For this analysis, the Center for Rural Pennsylvania, using a modified definition from the U.S. Bureau of Labor Statistics, defined the rural working poor as: non-institutionalized individuals age 18 years old and older who spent at least 27 weeks in the labor force during the preceding 12 months and whose household income was below the poverty level.

In 2016, the Census Bureau considered a two-person household with an income below $15,569 to be in poverty.
The data sources for this Snapshot are the 2012 and 2016 American Community Survey, 1-year average, Public Use Microdata Sample, U.S. Census Bureau.

The rural working poor make up about 5 percent of the total rural Pennsylvania workforce.

Rural Working Poor by Gender, 2016
Rural Working Poor by Gender, 2016

Rural Working Poor by Race, 2016
Rural Working Poor by Race, 2016

Rural Working Poor by Age Cohort, 2016
Rural Working Poor by Age Cohort, 2016

Top Three Industries Employing the Rural Working Poor, 2016

Number of Rural Working Poor, 2012 to 2016
Number of Rural Working Poor, 2012 to 2016

Rural Working Poor by Number of Hours Worked per Week, 2016
Rural Working Poor by Number of Hours Worked per Week, 2016

Highest Level of Educational Attainment Among the Rural Working Poor, 2016
Highest Level of Educational Attainment Among the Rural Working Poor, 2016


Did You Know. . . This Old House

428,712 Number of occupied housing units in rural Pennsylvania (26 percent) that were built before 1940. In urban Pennsylvania, 844,103 (25 percent) of all occupied housing units were built before 1940.

71 Percent of pre-1940 rural homes that are owner-occupied (61 percent for urban homes).

6.7 Average number of rooms in pre-1940 rural homes. Among urban pre-1940 homes, the average is 6.2.

77 Percent of pre-1940 rural homes that are detached single family homes. 10 percent are row homes or duplexes and 13 percent are a mix of apartment-type buildings. Among urban pre-1940 homes, 40 percent are detached single family homes, 38 percent are row homes/duplexes, and 22 percent are a mix of apartment-type buildings.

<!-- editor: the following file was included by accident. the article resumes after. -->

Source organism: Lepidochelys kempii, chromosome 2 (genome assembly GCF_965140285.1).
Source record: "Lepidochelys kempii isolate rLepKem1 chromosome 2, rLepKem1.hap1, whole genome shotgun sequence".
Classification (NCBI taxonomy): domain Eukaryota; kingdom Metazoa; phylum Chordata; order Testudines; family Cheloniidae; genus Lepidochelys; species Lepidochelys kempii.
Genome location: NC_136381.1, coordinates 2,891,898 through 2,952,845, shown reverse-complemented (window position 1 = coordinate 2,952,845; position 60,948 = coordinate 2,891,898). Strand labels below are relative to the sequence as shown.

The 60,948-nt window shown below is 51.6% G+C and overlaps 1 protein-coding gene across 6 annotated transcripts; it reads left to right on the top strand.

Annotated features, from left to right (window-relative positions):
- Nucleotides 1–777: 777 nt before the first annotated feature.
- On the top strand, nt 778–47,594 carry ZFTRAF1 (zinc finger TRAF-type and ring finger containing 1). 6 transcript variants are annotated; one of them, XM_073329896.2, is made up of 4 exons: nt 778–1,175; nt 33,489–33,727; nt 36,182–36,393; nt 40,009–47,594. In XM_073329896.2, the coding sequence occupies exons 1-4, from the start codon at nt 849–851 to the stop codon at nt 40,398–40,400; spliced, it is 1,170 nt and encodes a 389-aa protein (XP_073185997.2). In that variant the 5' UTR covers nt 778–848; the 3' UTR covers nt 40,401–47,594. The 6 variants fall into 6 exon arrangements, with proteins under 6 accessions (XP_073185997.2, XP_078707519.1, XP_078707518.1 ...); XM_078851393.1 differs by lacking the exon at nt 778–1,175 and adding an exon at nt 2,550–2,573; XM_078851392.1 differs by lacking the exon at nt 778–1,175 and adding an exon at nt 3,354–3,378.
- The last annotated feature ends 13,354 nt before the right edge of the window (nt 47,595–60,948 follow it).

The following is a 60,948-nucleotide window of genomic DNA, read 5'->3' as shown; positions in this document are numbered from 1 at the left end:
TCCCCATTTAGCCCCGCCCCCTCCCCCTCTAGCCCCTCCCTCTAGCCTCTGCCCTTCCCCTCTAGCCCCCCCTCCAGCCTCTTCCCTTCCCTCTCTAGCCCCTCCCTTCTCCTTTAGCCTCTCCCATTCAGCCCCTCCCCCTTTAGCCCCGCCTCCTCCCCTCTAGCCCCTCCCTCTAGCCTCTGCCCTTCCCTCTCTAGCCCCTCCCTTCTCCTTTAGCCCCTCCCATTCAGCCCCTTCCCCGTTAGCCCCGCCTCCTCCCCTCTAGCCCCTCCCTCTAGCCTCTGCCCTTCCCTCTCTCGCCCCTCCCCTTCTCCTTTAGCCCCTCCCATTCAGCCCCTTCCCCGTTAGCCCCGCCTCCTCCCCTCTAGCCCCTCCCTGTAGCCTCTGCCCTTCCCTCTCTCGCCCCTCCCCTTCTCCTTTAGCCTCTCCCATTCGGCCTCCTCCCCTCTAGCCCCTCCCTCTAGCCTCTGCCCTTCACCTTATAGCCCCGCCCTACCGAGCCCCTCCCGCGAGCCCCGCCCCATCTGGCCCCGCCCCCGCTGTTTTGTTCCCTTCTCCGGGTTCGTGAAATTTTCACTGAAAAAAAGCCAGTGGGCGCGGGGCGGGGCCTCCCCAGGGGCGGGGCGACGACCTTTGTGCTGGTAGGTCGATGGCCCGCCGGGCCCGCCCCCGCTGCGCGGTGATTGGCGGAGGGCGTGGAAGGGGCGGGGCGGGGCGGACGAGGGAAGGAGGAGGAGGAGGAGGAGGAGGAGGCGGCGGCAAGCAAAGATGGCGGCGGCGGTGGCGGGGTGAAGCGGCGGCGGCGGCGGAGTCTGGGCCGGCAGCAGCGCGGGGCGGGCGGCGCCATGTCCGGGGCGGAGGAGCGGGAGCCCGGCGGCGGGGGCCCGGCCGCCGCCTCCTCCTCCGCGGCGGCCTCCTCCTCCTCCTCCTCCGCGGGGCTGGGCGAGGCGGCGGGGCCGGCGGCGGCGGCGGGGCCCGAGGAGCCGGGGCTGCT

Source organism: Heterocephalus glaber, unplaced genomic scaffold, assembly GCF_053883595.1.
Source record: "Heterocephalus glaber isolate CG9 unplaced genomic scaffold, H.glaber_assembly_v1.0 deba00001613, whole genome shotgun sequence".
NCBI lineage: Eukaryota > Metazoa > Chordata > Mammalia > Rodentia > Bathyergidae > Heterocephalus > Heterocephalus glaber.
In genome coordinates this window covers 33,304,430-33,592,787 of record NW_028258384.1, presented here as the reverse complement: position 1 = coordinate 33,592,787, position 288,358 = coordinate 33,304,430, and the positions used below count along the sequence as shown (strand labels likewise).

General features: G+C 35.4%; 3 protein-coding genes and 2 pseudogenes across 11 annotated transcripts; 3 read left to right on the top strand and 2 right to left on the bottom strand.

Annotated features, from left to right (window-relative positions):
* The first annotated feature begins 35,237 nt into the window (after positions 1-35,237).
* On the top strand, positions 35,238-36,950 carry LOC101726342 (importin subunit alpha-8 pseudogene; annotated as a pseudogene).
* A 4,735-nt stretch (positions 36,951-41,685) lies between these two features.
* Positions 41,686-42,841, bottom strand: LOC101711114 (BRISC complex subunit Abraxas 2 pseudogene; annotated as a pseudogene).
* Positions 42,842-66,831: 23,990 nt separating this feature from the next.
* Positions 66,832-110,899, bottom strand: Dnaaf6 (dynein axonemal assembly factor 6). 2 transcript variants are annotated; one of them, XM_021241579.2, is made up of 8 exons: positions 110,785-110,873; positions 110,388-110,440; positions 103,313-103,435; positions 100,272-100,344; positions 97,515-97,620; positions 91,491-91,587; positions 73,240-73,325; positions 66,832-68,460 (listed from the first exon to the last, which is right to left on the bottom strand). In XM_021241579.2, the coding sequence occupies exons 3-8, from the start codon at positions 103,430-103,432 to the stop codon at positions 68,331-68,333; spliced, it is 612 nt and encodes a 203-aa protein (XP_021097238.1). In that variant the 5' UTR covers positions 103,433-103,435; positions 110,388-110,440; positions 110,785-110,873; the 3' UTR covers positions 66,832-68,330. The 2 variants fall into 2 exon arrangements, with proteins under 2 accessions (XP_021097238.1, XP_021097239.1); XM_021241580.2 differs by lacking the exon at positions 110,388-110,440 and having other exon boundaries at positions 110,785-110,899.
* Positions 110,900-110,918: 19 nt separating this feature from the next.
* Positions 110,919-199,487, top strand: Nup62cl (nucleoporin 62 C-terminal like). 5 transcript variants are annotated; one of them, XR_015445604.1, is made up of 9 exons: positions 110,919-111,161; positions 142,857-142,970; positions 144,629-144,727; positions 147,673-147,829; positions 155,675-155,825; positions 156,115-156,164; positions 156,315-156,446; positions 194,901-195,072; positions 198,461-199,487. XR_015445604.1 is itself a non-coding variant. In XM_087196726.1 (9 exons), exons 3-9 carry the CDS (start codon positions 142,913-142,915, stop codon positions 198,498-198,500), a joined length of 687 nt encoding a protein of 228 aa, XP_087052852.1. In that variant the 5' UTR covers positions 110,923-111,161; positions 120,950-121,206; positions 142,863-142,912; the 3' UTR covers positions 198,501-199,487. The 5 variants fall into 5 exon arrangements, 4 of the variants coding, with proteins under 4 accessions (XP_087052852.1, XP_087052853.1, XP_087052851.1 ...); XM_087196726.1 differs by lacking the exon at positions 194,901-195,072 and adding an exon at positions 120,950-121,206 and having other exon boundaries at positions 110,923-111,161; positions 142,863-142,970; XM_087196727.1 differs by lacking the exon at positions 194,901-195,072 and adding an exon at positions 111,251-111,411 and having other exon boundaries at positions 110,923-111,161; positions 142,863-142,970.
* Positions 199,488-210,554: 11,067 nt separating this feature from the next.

$90,000 Median value of a pre-1940 rural home. The urban median is $130,000.

$712 Median monthly gross rent for pre-1940 rural rental units. $904 is the median monthly gross rent for urban rental units.

14,826,700 Number of pre-1940 homes nationwide (13 percent). States with the highest percentages of pre-1940 homes: Massachusetts, New York, and Rhode Island, each with more than 29 percent. Pennsylvania comes in at number 5, with 26 percent.

Source: 2015 American Community Survey, Public Use Microdata Sample (ACS-PUMS).


Just the Facts: Local Breweries, Wineries & Distilleries

Pennsylvania, like the rest of the nation, is in the midst of a local beer, wine, and spirit growth spurt. According to licensing date from the Pennsylvania Liquor Control Board (PLCB), from 2014 to 2017, the number of brewery pubs increased 46 percent, the number of limited wineries increased 37 percent, and the number of limited distilleries increased 275 percent. This increase is occurring in both rural and urban Pennsylvania.

Generally speaking, licensed brewery pubs are authorized to sell malt or brewed beverages produced and owned by the brewery. The brewery pub must brew at least 250 barrels per year. Licensed limited wineries can sell the alcoholic ciders, wines and wine coolers they produce as long as they do not to exceed 200,000 gallons per year. Limited distilleries are those that produce not more than 100,000 gallons of distilled liquor per year.

According to PLCB data, as of December 2017, there were 20 brewery pubs in rural Pennsylvania and 66 in urban Pennsylvania. The three counties with the highest number of brewery pubs were Lancaster, York, and Chester, each with more than seven.

As of December 2017, there were 139 limited wineries in rural Pennsylvania and 174 in urban Pennsylvania. According to the licensing data, 22 limited wineries were missing location data. Allegheny, Berks, and York counties had the highest number of limited wineries, each with more than 15.

There were 24 limited distilleries in rural Pennsylvania and 51 in urban Pennsylvania as of December 2017. Allegheny, Bucks, and Philadelphia counties had the highest number of limited distilleries, each with more than four.

National data from the Brewers Association, a trade association for small and independent craft brewers, show that, in 2016, there were 1,916 brew pubs in the U.S. From 2012 to 2016, the number of brew pubs increased 63 percent.

Data from the Wine Institute, a trade association of wine producers, indicate there were 11,496 wineries of all sizes in the U.S. in 2016. From 2012 to 2016, the number of wineries increased 31 percent.

And, according to the American Craft Spirits Association, a trade group of distilleries, there were 1,439 distilleries of all sizes in the U.S. in 2016. The number of distilleries increased more than 200 percent from 2012 to 2016.